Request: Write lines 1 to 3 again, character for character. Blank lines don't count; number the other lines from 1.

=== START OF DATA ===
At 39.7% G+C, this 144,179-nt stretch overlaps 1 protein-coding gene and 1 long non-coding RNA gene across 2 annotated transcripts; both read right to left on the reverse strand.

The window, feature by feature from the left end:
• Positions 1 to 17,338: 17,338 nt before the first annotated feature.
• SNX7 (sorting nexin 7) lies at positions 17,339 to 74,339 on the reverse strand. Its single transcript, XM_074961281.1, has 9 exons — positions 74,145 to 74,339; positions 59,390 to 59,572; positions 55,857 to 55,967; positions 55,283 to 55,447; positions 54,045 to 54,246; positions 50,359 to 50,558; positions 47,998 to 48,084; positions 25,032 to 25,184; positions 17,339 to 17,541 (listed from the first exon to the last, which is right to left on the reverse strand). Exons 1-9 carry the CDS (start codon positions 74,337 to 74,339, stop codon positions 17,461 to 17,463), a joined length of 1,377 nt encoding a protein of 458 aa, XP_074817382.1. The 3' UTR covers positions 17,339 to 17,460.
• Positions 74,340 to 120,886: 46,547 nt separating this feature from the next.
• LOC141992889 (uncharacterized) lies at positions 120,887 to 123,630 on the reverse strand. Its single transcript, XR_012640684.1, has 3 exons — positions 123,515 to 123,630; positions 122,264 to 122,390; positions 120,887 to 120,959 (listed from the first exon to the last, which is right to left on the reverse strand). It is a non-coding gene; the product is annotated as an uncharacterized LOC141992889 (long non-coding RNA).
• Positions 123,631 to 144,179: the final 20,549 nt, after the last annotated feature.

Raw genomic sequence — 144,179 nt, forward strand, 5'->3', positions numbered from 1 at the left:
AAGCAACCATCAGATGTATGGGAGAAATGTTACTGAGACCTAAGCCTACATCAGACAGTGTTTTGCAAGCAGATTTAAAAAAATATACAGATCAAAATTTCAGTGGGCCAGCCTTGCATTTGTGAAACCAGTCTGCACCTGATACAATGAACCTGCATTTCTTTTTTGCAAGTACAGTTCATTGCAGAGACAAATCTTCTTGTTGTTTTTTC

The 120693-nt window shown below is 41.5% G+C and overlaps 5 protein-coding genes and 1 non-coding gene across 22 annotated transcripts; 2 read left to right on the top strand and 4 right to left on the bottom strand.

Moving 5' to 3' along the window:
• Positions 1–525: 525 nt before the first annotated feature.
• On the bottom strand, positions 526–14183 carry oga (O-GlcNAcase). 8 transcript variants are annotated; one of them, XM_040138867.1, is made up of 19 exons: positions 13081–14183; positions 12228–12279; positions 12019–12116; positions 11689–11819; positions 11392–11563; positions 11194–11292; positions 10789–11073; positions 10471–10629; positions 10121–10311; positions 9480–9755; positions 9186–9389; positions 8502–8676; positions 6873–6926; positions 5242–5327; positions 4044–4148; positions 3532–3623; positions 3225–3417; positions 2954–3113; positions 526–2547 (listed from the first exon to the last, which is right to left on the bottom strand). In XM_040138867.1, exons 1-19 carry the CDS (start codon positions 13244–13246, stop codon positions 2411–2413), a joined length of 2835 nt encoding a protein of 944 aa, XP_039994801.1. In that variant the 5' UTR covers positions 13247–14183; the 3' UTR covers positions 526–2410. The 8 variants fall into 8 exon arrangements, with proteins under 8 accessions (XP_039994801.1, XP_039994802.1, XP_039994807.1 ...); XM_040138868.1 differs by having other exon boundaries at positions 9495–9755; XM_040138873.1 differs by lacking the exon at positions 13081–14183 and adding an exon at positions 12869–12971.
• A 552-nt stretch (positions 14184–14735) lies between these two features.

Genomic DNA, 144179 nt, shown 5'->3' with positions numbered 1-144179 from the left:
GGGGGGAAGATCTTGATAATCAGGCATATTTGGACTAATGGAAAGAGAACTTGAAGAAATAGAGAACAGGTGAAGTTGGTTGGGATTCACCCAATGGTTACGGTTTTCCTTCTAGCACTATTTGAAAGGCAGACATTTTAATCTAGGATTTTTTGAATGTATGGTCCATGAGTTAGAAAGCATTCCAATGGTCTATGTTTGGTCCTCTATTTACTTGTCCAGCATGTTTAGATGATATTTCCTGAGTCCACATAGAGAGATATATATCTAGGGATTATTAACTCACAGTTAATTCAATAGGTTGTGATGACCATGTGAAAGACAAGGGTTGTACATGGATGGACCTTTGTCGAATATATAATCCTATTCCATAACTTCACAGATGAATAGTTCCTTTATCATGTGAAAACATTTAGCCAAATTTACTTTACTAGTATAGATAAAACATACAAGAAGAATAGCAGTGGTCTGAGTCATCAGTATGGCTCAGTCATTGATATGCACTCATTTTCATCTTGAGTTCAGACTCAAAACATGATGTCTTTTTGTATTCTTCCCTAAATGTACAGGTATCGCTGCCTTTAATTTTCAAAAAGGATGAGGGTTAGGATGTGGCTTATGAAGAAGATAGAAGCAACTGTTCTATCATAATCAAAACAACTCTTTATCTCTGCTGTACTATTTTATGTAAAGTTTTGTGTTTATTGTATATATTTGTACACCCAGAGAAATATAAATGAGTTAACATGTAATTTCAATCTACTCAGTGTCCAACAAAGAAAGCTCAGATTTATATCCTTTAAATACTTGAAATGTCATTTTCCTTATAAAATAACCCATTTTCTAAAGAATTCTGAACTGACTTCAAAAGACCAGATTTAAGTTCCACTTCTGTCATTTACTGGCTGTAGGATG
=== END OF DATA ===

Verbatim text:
At 39.7% G+C, this 144,179-nt stretch overlaps 1 protein-coding gene and 1 long non-coding RNA gene across 2 annotated transcripts; both read right to left on the reverse strand.

The window, feature by feature from the left end:
• Positions 1 to 17,338: 17,338 nt before the first annotated feature.